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Trapped by design: how a station upgrade created a danger zone

Level crossing removal -- one of the most popular of Dan Andrews' policies - is only half the answer when it comes to better infrastructure. Eilish Cook reports.

On Friday nights, 20-year-old Joshua Runatay would feel the electric anticipation of heading to the footy with friends. But one evening, with footy finals approaching, it turned into a frantic race against the clock.

While enjoying dinner with his family at the south-east restaurant Cucina Dolce in Chelsea, Runatay lost track of time.

He realised that his friends' train was just minutes away from arriving at Chelsea Station, and he faced a dilemma. Another train was scheduled to arrive in 15 minutes, but missing the bounce was not an option.

Standing in his way was Nepean Highway, which separates Cucina Dolce and Chelsea Station. A continuous black steel fence blocks direct access to the station entrance from the restaurant, forcing pedestrians to take an indirect route of about 50 meters to the pedestrian traffic lights, and then another 50 meters on the other side of the road to reach the station entrance.

Frustrated by the time-consuming route dictated by a continuous steel fence, Joshua made the decision to take a direct shortcut, attempting to jump the fence. As a local, he’s seen pedestrians clear the fence after crossing Nepean Highway before, despite the apparent danger.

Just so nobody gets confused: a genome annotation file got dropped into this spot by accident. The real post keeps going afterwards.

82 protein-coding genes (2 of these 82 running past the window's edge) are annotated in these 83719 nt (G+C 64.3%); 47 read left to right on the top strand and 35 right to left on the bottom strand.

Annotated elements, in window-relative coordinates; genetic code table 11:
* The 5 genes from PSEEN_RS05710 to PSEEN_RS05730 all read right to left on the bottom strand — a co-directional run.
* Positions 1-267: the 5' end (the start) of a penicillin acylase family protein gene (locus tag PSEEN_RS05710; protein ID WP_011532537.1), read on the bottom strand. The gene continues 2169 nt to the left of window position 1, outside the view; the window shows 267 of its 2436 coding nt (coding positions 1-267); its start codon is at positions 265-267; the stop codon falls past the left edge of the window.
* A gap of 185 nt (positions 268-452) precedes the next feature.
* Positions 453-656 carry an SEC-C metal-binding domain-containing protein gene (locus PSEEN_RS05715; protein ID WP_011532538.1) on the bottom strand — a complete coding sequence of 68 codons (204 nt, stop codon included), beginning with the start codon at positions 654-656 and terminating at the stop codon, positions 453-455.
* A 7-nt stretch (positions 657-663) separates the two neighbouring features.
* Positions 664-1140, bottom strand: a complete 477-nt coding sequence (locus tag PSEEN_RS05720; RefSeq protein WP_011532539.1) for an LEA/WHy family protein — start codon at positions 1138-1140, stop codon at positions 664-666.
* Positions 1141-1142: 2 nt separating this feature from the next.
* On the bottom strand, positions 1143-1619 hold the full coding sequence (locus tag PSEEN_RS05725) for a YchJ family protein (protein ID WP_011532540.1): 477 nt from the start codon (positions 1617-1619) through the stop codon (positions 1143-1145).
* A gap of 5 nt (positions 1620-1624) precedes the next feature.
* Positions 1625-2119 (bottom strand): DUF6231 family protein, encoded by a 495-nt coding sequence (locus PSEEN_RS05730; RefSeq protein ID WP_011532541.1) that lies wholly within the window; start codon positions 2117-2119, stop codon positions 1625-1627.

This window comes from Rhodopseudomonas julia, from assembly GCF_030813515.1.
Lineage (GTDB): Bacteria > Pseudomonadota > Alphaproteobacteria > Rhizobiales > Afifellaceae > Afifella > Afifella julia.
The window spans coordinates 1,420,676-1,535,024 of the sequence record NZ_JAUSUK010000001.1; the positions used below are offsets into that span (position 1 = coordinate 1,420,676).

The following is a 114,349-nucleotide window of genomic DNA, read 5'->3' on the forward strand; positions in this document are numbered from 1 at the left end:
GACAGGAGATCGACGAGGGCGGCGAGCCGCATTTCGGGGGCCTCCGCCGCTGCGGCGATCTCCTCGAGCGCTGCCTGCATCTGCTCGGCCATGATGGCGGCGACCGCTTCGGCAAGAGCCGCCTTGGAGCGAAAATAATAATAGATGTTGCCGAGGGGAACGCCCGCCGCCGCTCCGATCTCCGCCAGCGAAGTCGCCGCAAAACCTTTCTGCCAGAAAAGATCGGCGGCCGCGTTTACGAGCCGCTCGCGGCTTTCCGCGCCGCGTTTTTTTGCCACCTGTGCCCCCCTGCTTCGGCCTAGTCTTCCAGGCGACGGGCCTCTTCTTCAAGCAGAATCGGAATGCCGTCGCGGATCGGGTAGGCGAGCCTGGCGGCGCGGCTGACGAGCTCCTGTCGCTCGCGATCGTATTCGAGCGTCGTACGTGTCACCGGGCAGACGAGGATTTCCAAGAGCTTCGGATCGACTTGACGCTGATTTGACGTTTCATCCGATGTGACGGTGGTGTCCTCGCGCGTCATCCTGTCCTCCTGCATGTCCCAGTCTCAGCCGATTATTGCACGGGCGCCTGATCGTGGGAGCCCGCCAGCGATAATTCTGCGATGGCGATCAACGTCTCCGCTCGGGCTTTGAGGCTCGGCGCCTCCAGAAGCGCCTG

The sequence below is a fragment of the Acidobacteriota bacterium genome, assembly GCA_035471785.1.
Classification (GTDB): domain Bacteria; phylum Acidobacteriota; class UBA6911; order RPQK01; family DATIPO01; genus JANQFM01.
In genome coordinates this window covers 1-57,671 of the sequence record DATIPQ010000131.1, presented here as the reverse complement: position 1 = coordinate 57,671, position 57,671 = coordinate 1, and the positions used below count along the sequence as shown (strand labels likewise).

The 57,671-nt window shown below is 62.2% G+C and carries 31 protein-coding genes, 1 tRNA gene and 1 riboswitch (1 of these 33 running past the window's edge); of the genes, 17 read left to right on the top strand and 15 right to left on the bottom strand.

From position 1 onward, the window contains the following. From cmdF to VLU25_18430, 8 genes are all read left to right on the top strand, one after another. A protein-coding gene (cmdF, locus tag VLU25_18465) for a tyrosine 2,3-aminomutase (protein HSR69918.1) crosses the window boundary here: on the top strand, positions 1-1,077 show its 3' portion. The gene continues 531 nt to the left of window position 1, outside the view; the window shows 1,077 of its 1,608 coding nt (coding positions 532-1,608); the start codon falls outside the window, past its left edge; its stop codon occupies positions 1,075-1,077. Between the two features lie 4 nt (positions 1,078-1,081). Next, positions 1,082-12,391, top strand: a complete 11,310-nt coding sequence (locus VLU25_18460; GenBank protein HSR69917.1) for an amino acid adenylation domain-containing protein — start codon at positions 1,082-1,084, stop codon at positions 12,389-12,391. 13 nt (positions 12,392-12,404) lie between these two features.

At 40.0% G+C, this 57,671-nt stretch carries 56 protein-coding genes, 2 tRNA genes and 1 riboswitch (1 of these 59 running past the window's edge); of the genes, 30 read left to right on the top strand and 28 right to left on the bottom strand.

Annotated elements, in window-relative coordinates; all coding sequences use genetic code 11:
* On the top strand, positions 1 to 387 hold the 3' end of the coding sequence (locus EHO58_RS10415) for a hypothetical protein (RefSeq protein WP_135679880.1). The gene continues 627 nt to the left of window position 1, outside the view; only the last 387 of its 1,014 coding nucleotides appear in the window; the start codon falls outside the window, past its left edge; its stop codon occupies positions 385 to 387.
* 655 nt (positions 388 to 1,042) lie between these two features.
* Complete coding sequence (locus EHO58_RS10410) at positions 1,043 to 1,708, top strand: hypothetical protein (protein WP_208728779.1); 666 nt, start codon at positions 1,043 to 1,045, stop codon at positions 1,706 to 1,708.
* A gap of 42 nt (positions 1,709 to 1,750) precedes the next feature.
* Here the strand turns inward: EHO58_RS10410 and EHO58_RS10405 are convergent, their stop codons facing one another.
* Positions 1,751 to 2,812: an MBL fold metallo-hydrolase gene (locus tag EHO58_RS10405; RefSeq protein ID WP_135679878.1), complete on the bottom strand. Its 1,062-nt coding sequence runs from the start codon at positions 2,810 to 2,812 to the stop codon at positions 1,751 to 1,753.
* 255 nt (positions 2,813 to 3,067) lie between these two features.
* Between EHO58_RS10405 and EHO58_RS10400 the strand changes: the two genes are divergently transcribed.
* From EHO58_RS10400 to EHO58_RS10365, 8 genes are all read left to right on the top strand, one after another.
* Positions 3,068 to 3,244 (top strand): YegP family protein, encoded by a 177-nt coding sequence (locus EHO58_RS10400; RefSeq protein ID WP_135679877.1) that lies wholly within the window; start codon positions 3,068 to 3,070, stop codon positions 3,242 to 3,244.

“Looking back, it was a shocking decision to make but I’ve seen school kids with bags clear that fence before. At the time it felt like a no-brainer,” he says.

However, this risky choice resulted in an ankle injury, leaving him on crutches and missing the end of his football season.

“My back foot got caught in the fence and I fell forward with all my weight on my dodgy ankle.

“At least I made the train, I don’t think I would have otherwise.”

His story is not unique, as many locals have either witnessed or attempted similar fence-jumping antics at Chelsea Station.

Pedestrians must follow the circuitous fence line to access the main entrance of Chelsea Station. Photo: Eilish Cook

The incident shines light on the reality pedestrians face following the completion of the Level Crossing Removal Project at Chelsea Station last year. The Victorian Government’s initiative was part of a $4 billion upgrade of the Frankston Line, involving the removal of 18 level crossings and building 12 new train stations.

While fencing conveys the impression of improved safety, poor design can result in a literal barrier and accessibility issues.

In the two years since the project's completion, the Chelsea community's hopes for a safer, more convenient train station have given way to a frustrating call for change.

Chelsea resident Stacey Piggyoloi recognised the fencing problem before the project was even completed.

“Passengers were breaking into construction areas to cut through Nepean [Highway] instead of walking to the crossing lights.”

“Indirect access has been the issue from the very start,” says Piggyoloi.

The level crossing removal in Chelsea prioritises cars over pedestrian mobility, neglecting the reason for upgrades in the first place, she says.

“The design is not inclusive. This is a long walk for the elderly, for people with a disability, or parents with young children. In inclement weather, it’s a long walk for anyone."

Piggyoloi says the fencing also deters people from visiting shops during their travels.

Located just 400 meters from Chelsea Station, Alice Rebels Café and Bar permanently closed its doors in August after serving the community for eight years.